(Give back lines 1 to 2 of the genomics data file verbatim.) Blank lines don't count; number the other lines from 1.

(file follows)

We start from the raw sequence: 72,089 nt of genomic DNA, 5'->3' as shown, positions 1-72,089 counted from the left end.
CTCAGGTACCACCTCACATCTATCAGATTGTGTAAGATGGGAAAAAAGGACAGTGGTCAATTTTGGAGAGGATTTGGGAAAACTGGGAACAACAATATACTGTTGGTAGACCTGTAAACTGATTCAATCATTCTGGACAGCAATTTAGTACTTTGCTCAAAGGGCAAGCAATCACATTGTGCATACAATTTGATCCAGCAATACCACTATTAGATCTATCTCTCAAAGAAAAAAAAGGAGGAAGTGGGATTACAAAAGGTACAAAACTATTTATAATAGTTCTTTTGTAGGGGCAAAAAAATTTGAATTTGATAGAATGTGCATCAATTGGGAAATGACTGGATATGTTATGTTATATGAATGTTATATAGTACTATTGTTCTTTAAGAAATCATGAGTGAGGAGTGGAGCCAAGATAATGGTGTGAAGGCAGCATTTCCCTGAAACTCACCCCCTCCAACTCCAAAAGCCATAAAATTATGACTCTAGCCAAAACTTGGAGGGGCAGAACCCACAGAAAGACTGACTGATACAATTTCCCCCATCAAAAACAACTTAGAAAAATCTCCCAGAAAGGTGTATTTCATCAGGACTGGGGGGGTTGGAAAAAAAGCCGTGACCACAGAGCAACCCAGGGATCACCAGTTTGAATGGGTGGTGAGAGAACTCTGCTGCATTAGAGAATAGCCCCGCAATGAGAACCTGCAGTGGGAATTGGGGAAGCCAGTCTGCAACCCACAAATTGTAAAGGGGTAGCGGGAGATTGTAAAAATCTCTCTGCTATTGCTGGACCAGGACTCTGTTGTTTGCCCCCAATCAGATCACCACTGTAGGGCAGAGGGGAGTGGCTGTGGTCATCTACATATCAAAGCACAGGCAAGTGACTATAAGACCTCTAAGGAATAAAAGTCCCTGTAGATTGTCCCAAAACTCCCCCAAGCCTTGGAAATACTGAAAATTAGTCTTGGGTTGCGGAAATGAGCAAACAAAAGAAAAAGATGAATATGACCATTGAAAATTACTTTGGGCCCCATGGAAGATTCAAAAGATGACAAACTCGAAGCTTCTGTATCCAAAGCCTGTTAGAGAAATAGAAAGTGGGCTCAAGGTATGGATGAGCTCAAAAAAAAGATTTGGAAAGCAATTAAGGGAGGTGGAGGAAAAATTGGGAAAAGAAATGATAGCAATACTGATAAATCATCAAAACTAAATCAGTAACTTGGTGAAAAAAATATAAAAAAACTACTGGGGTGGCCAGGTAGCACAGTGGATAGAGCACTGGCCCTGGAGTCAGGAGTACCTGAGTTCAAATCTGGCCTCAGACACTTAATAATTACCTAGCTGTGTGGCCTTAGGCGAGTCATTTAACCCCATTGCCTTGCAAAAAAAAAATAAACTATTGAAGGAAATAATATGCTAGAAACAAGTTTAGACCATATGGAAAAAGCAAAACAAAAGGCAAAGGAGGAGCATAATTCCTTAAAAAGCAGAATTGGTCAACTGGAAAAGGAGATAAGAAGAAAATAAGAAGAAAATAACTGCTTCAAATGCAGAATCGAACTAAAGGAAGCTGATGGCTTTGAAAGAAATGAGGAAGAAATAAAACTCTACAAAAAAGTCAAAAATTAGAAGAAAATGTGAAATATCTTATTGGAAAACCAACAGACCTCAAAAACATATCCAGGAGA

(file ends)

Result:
We start from the raw sequence: 72,089 nt of genomic DNA, 5'->3' as shown, positions 1-72,089 counted from the left end.
CTCAGGTACCACCTCACATCTATCAGATTGTGTAAGATGGGAAAAAAGGACAGTGGTCAATTTTGGAGAGGATTTGGGAAAACTGGGAACAACAATATACTGTTGGTAGACCTGTAAACTGATTCAATCATTCTGGACAGCAATTTAGTACTTTGCTCAAAGGGCAAGCAATCACATTGTGCATACAATTTGATCCAGCAATACCACTATTAGATCTATCTCTCAAAGAAAAAAAAGGAGGAAGTGGGATTACAAAAGGTACAAAACTATTTATAATAGTTCTTTTGTAGGGGCAAAAAAATTTGAATTTGATAGAATGTGCATCAATTGGGAAATGACTGGATATGTTATGTTATATGAATGTTATATAGTACTATTGTTCTTTAAGAAATCATGAGTGAGGAGTGGAGCCAAGATAATGGTGTGAAGGCAGCATTTCCCTGAAACTCACCCCCTCCAACTCCAAAAGCCATAAAATTATGACTCTAGCCAAAACTTGGAGGGGCAGAACCCACAGAAAGACTGACTGATACAATTTCCCCCATCAAAAACAACTTAGAAAAATCTCCCAGAAAGGTGTATTTCATCAGGACTGGGGGGGTTGGAAAAAAAGCCGTGACCACAGAGCAACCCAGGGATCACCAGTTTGAATGGGTGGTGAGAGAACTCTGCTGCATTAGAGAATAGCCCCGCAATGAGAACCTGCAGTGGGAATTGGGGAAGCCAGTCTGCAACCCACAAATTGTAAAGGGGTAGCGGGAGATTGTAAAAATCTCTCTGCTATTGCTGGACCAGGACTCTGTTGTTTGCCCCCAATCAGATCACCACTGTAGGGCAGAGGGGAGTGGCTGTGGTCATCTACATATCAAAGCACAGGCAAGTGACTATAAGACCTCTAAGGAATAAAAGTCCCTGTAGATTGTCCCAAAACTCCCCCAAGCCTTGGAAATACTGAAAATTAGTCTTGGGTTGCGGAAATGAGCAAACAAAAGAAAAAGATGAATATGACCATTGAAAATTACTTTGGGCCCCATGGAAGATTCAAAAGATGACAAACTCGAAGCTTCTGTATCCAAAGCCTGTTAGAGAAATAGAAAGTGGGCTCAAGGTATGGATGAGCTCAAAAAAAAGATTTGGAAAGCAATTAAGGGAGGTGGAGGAAAAATTGGGAAAAGAAATGATAGCAATACTGATAAATCATCAAAACTAAATCAGTAACTTGGTGAAAAAAATATAAAAAAACTACTGGGGTGGCCAGGTAGCACAGTGGATAGAGCACTGGCCCTGGAGTCAGGAGTACCTGAGTTCAAATCTGGCCTCAGACACTTAATAATTACCTAGCTGTGTGGCCTTAGGCGAGTCATTTAACCCCATTGCCTTGCAAAAAAAAAATAAACTATTGAAGGAAATAATATGCTAGAAACAAGTTTAGACCATATGGAAAAAGCAAAACAAAAGGCAAAGGAGGAGCATAATTCCTTAAAAAGCAGAATTGGTCAACTGGAAAAGGAGATAAGAAGAAAATAAGAAGAAAATAACTGCTTCAAATGCAGAATCGAACTAAAGGAAGCTGATGGCTTTGAAAGAAATGAGGAAGAAATAAAACTCTACAAAAAAGTCAAAAATTAGAAGAAAATGTGAAATATCTTATTGGAAAACCAACAGACCTCAAAAACATATCCAGGAGA